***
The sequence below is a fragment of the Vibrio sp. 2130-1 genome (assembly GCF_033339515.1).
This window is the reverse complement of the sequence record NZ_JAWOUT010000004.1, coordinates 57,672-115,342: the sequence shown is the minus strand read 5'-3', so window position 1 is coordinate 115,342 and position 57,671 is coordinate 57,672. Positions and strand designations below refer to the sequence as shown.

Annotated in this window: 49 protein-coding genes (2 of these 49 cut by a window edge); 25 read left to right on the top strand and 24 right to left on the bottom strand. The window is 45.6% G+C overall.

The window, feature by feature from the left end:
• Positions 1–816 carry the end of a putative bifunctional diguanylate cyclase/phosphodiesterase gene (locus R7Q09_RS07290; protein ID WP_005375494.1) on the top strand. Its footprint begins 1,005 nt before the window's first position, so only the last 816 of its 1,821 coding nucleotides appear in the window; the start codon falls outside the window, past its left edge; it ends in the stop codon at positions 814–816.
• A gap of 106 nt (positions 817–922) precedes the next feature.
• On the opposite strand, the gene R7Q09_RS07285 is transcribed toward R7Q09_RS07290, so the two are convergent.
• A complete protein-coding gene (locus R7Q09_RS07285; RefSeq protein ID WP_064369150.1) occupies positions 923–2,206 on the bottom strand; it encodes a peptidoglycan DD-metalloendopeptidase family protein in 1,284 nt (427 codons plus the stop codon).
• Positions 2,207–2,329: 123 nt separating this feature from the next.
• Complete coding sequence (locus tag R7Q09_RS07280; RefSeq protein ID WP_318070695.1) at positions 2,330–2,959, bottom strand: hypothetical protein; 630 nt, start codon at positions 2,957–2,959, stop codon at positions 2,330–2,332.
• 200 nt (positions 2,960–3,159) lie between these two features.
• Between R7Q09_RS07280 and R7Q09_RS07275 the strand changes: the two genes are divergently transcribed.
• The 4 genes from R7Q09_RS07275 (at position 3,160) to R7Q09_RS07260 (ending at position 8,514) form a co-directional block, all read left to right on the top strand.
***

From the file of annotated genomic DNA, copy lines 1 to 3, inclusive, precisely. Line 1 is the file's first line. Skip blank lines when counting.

The sequence below is a fragment of the Vibrio sp. 2130-1 genome (assembly GCF_033339515.1).
This window is the reverse complement of the sequence record NZ_JAWOUT010000004.1, coordinates 57,672-115,342: the sequence shown is the minus strand read 5'-3', so window position 1 is coordinate 115,342 and position 57,671 is coordinate 57,672. Positions and strand designations below refer to the sequence as shown.

Annotated in this window: 49 protein-coding genes (2 of these 49 cut by a window edge); 25 read left to right on the top strand and 24 right to left on the bottom strand. The window is 45.6% G+C overall.